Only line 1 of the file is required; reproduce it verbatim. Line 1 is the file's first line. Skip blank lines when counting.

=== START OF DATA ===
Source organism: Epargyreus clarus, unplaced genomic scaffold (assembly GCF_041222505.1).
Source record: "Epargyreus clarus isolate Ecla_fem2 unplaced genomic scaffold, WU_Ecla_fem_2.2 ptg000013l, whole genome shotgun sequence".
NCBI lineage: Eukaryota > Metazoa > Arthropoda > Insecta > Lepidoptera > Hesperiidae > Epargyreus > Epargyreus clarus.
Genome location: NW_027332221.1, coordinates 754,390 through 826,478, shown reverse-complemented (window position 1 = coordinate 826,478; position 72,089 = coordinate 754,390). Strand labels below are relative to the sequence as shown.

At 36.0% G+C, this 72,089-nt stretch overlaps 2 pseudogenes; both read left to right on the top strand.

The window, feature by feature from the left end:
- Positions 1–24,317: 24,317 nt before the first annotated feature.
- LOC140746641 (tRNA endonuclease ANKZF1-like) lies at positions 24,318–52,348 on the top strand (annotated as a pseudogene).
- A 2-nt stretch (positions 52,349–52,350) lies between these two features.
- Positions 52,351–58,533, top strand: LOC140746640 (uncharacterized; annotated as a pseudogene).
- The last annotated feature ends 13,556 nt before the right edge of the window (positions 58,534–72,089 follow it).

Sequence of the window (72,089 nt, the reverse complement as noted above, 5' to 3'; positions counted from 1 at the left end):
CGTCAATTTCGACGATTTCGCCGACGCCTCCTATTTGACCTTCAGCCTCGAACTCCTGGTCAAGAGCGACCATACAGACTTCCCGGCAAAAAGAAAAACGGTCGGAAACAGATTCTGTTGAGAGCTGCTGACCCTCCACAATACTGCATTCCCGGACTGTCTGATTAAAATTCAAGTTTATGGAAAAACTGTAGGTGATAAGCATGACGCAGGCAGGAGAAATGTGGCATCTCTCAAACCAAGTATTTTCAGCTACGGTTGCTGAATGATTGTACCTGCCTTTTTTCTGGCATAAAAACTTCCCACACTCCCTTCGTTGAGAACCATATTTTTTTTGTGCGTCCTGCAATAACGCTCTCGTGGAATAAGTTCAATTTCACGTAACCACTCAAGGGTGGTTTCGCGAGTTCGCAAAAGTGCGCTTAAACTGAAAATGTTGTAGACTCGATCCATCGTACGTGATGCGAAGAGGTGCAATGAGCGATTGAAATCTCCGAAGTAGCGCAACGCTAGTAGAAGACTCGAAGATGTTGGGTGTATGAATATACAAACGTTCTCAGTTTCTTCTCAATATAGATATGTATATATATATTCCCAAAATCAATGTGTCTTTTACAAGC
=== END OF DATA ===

Source organism: Epargyreus clarus, unplaced genomic scaffold (assembly GCF_041222505.1).